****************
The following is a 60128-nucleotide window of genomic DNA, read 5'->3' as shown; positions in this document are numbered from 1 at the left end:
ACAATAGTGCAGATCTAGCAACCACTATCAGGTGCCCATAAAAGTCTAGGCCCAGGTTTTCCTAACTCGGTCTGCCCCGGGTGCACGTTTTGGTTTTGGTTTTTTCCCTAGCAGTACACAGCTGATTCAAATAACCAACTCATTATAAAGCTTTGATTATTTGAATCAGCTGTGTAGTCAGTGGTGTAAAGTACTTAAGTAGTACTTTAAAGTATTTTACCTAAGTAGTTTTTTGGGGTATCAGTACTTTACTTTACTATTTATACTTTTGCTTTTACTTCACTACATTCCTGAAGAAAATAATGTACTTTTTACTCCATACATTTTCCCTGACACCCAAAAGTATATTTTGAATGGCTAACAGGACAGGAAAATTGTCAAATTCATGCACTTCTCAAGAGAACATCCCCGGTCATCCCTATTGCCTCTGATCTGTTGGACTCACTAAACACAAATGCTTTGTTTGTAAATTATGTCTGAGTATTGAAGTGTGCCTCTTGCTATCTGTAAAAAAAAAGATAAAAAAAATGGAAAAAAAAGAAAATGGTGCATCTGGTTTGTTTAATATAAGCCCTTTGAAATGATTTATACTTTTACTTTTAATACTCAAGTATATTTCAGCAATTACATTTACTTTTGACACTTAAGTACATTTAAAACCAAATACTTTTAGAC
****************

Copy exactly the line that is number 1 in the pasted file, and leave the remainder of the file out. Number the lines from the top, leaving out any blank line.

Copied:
The following is a 60128-nucleotide window of genomic DNA, read 5'->3' as shown; positions in this document are numbered from 1 at the left end: